Current Urology Reports

, 19:75 | Cite as

Voiding Dysfunction After Non-urologic Pelvic Surgery

  • Felix Cheung
  • Jaspreet S. SandhuEmail author
Lower Urinary Tract Symptoms & Voiding Dysfunction (J Sandhu, Section Editor)
Part of the following topical collections:
  1. Topical Collection on Lower Urinary Tract Symptoms & Voiding Dysfunction


Purpose of Review

Urinary dysfunction is a common entity in patients undergoing radical pelvic surgery for non-urologic malignancies. These dysfunctions may manifest as lower urinary tract symptoms (LUTS) or signs such as urinary retention or leakage. Review of current literature is performed to describe the differing urinary dysfunctions that manifest after colorectal resection, hysterectomy, and sacrectomy.

Recent Findings

Conventional radical surgery for pelvic malignancies often will result in debilitating functional problems. As advances in surgical techniques and management options become more available, patients can have better functional outcomes, specifically in the lower urinary tract. Nerve-sparing techniques as well as vascular preservation are becoming more important to preserve function as patient survival is improving. Additionally, newer methods are being explored, such as nerve stimulation for those who are unable to empty adequately. This article also addresses different management options for specific voiding dysfunction that may result from pelvic surgery.


Preventative strategies such as nerve preservation during surgery are an important concept to prevent urinary dysfunction. The goal to good functional outcomes includes maintaining reservoir compliance and capacity as well as allowing proper outlet for voiding. We discuss different modalities to help achieve a functional lower urinary tract for patients with lower urinary tract dysfunction after pelvic surgery.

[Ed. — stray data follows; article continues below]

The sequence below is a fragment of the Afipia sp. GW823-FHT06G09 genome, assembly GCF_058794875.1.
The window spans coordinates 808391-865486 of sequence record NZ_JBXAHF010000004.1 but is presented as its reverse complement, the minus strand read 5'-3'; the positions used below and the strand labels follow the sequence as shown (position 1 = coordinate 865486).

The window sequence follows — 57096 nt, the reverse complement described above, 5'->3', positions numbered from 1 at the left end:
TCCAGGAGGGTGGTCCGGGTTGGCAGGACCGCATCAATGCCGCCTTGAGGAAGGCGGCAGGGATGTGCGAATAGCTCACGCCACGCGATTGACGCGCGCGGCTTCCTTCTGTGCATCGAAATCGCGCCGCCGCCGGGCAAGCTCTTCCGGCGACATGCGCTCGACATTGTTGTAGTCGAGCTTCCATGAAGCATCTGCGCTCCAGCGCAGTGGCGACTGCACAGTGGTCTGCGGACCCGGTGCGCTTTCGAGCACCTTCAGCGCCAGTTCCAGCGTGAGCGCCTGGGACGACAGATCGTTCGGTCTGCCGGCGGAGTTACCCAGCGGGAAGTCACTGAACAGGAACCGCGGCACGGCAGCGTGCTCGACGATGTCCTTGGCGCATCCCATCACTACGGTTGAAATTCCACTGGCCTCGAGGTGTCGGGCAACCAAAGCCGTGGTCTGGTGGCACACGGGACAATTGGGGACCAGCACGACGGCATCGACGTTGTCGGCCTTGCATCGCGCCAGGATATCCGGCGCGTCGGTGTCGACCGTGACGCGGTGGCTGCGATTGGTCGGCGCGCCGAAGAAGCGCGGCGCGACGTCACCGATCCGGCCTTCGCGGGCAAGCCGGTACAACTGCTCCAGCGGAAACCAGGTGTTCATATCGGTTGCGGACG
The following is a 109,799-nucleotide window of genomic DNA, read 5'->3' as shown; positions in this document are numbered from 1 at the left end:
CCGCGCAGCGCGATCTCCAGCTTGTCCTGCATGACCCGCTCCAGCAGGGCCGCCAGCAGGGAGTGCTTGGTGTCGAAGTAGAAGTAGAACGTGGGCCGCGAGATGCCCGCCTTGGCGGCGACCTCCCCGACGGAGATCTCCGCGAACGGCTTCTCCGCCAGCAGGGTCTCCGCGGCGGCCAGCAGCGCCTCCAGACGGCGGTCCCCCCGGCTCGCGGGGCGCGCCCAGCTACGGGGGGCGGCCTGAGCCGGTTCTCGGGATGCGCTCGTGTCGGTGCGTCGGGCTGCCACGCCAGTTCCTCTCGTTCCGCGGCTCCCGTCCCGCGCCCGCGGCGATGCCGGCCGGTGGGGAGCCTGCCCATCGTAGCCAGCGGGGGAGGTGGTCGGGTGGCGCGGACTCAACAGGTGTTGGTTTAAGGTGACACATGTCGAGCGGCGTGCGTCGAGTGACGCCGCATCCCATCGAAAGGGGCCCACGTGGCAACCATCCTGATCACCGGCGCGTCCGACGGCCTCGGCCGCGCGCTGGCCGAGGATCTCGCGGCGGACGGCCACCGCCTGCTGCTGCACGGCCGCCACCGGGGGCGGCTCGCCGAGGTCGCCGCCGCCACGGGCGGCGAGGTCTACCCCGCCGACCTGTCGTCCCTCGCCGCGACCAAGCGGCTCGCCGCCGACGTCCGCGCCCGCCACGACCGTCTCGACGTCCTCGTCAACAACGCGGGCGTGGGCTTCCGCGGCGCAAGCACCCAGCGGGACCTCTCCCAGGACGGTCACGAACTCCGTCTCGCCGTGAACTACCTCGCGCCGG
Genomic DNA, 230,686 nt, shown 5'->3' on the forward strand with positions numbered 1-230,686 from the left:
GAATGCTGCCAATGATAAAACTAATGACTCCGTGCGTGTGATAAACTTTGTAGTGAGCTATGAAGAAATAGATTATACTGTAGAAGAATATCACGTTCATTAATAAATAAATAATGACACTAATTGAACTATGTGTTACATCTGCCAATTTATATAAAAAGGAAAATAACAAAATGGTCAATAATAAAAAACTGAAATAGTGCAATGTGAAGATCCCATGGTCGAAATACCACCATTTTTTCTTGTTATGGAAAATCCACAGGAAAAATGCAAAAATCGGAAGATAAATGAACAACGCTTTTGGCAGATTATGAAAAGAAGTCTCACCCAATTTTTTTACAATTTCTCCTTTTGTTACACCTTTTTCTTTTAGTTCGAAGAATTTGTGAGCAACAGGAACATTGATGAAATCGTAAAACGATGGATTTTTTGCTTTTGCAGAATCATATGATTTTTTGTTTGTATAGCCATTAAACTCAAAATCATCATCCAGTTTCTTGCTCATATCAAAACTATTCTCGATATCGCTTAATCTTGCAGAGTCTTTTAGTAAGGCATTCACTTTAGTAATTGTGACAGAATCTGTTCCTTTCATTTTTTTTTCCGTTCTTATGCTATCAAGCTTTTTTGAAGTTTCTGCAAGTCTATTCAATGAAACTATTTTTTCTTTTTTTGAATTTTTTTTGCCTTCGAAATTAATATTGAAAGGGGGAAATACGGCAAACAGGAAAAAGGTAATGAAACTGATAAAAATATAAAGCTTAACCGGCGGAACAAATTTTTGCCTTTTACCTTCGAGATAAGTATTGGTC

Lower urinary tract dysfunction Incontinence Urinary retention Colorectal surgery Hysterectomy Sacrectomy Nerve-sparing surgery 


Compliance with Ethical Standards

Conflict of Interest

Felix Cheung declares no potential conflicts of interest.

Jaspreet Sandhu reports personal fees from Boston Scientific, outside the submitted work and is a section editor for Current Urology Reports.

Human and Animal Rights and Informed Consent

This article does not contain any studies with human or animal subjects performed by any of the authors.


Papers of particular interest, published recently, have been highlighted as: • Of importance •• Of major Importance

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Copyright information

© Springer Science+Business Media, LLC, part of Springer Nature 2018

Authors and Affiliations

  1. 1.Department of UrologyNYU Winthrop UniversityMineolaUSA
  2. 2.Department of Surgery, Urology ServiceMemorial Sloan Kettering Cancer CenterNew YorkUSA
  3. 3.Department of UrologyWeil Cornell Medical CollegeNew YorkUSA

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